Christmas report

This Christmas report courtesy of Nancy (thanks!):

Christmas started early with the arrival of Steve, Cate, Ben and Maggie the dog on December 22. We had Crab Bisque waiting for them on their arrival. Amy and Lib came over the next night to decorate the tree that Dick had cut down from the side of the house. I made a big batch of Mexican luncheon for the group. Ben seemed more interested in the computer, so Amy. Lib and Cate did the decorating. Christmas Eve dinner was at Amy and Lib’s and included David, Janice and Alexa in addition to the Boise family. Alexa brought her guitar and we managed some singing after dinner. Julia had to work on Christmas Eve so they didn’t arrive until afternoon on Christmas Day when the rest were off on the traditional walk to the beach. There were 14 of us for dinner including Cate’s brother Mark and his girl friend Ann. So we had a little table set up giving me a chance to use the table cloth embroidered by Auntie Bea.

The weather cooperated as it was cold but sunny so during the week after there was time to meet with David, Janice and Alexa for a walk in Discovery Park. Alexa, just turned 16 and Ben, almost 12, had a good time together during the times together so that was happy. Cate’s birthday is December 27, so Steve and Cate met friends for dinner and we took Ben to the Black Nativity that has been a Christmas specialty for the last several years. Lots of drums, dancing and gospel singing, audience clapping, gorgeous costumes. Ben told Cate it was awesome. Steve and Cate had time while here to see the Michelangelo drawings and the Calder exhibit, to see friends and more of Cate’s siblings

They left the morning of January 30, Dick worked at his part time job and we went to Lopez on the 31st to celebrate the New year with Mike and Julia. We decided Boise time was late enough to stay up. So the 2 of us had a long lazy weekend spending more time with M and J, then with Mike after Julia went to work, coming back home on Monday, stopping for oysters at the Edison Tavern.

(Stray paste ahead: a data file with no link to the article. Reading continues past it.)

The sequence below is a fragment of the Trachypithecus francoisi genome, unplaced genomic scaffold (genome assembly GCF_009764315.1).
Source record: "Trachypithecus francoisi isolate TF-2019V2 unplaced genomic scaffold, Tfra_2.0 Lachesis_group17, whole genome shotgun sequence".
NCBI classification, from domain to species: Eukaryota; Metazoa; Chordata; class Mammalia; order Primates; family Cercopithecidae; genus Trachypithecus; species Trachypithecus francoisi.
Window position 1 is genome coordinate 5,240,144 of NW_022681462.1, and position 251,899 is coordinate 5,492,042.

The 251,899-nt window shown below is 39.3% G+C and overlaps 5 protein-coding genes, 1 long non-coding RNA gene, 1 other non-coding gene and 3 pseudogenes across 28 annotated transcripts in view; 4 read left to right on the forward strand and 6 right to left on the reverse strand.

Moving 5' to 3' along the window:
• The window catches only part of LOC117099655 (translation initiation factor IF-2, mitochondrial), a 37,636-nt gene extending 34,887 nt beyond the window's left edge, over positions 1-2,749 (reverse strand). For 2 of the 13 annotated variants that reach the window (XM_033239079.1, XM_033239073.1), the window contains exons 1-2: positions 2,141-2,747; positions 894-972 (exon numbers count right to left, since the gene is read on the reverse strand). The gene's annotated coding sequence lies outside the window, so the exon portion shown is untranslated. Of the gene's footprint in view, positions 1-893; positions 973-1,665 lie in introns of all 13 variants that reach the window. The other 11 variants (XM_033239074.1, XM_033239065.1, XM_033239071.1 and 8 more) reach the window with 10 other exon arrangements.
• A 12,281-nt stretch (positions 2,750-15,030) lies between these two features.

As Nancy explained (or re-explained) to me later, Autie Bea was one of GG’s sisters, so she was Beah’s aunt. Nancy said she was single and worked in a bank I think, maybe  in Chicago. When Betsy and Sid’s parents died–who were Beah’s cousins and children of the children of one of GG’s brothers–Auntie Bea moved to Seattle to take care of them “and stayed here to be their Mom.”  While Frank and Beah were in Berkeley, Beah spent a lot of time with Auntie Bea; that was the year before Nancy and Dick were married, which is what led to Auntie Bea making the beautiful tablecloth and napkins for her.

A Calder Mobile

Let joy be unconfined (happy new year)!

Here is yet another family history post, this one in the form of a speculative history of a phrase associated with a particular grandmother (of Nancy’s, great-grandmother of the Rust kids’ generation, great-great-grandmother of the Arcadia, Alexa, and Ben generation, and great-great-great grandmother of Arlo Murch): the phrase “Let joy be unconfined,” a favorite of Blanche Shuttleworth (née Blanche Sokol, 1869-1957; read short biography here), aka Nanny.